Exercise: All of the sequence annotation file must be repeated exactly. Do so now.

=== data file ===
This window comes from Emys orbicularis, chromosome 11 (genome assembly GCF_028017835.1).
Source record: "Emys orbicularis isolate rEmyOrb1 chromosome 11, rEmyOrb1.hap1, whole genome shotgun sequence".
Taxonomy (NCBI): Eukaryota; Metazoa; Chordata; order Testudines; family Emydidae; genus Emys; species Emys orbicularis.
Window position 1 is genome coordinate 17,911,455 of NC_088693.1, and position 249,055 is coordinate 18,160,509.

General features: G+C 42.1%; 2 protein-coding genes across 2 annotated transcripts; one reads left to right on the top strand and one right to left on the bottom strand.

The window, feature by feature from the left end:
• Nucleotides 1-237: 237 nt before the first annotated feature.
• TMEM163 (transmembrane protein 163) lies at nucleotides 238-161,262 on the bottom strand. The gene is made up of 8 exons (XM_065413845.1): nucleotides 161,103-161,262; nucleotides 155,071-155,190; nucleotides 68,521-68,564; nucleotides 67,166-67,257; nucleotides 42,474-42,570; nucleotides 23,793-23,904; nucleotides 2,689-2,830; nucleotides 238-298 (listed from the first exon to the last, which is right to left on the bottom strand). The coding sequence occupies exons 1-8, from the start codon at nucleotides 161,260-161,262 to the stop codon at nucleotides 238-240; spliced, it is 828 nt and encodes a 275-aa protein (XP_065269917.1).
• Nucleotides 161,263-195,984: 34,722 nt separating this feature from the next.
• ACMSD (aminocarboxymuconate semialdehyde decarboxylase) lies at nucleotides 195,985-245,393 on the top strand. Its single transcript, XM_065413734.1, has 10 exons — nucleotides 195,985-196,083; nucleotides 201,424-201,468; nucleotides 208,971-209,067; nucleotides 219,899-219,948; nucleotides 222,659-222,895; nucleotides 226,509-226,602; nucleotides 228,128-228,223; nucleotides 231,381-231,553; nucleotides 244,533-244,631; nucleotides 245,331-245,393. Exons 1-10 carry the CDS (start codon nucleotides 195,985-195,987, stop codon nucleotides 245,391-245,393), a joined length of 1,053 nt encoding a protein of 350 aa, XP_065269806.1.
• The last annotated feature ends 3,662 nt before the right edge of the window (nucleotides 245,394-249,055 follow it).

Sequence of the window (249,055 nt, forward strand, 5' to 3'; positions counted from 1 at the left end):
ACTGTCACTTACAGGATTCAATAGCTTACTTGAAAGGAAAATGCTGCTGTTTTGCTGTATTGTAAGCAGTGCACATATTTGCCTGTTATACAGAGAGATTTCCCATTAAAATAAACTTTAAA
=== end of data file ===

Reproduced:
This window comes from Emys orbicularis, chromosome 11 (genome assembly GCF_028017835.1).
Source record: "Emys orbicularis isolate rEmyOrb1 chromosome 11, rEmyOrb1.hap1, whole genome shotgun sequence".
Taxonomy (NCBI): Eukaryota; Metazoa; Chordata; order Testudines; family Emydidae; genus Emys; species Emys orbicularis.
Window position 1 is genome coordinate 17,911,455 of NC_088693.1, and position 249,055 is coordinate 18,160,509.

General features: G+C 42.1%; 2 protein-coding genes across 2 annotated transcripts; one reads left to right on the top strand and one right to left on the bottom strand.

The window, feature by feature from the left end:
• Nucleotides 1-237: 237 nt before the first annotated feature.
• TMEM163 (transmembrane protein 163) lies at nucleotides 238-161,262 on the bottom strand. The gene is made up of 8 exons (XM_065413845.1): nucleotides 161,103-161,262; nucleotides 155,071-155,190; nucleotides 68,521-68,564; nucleotides 67,166-67,257; nucleotides 42,474-42,570; nucleotides 23,793-23,904; nucleotides 2,689-2,830; nucleotides 238-298 (listed from the first exon to the last, which is right to left on the bottom strand). The coding sequence occupies exons 1-8, from the start codon at nucleotides 161,260-161,262 to the stop codon at nucleotides 238-240; spliced, it is 828 nt and encodes a 275-aa protein (XP_065269917.1).
• Nucleotides 161,263-195,984: 34,722 nt separating this feature from the next.
• ACMSD (aminocarboxymuconate semialdehyde decarboxylase) lies at nucleotides 195,985-245,393 on the top strand. Its single transcript, XM_065413734.1, has 10 exons — nucleotides 195,985-196,083; nucleotides 201,424-201,468; nucleotides 208,971-209,067; nucleotides 219,899-219,948; nucleotides 222,659-222,895; nucleotides 226,509-226,602; nucleotides 228,128-228,223; nucleotides 231,381-231,553; nucleotides 244,533-244,631; nucleotides 245,331-245,393. Exons 1-10 carry the CDS (start codon nucleotides 195,985-195,987, stop codon nucleotides 245,391-245,393), a joined length of 1,053 nt encoding a protein of 350 aa, XP_065269806.1.
• The last annotated feature ends 3,662 nt before the right edge of the window (nucleotides 245,394-249,055 follow it).

Sequence of the window (249,055 nt, forward strand, 5' to 3'; positions counted from 1 at the left end):
ACTGTCACTTACAGGATTCAATAGCTTACTTGAAAGGAAAATGCTGCTGTTTTGCTGTATTGTAAGCAGTGCACATATTTGCCTGTTATACAGAGAGATTTCCCATTAAAATAAACTTTAAA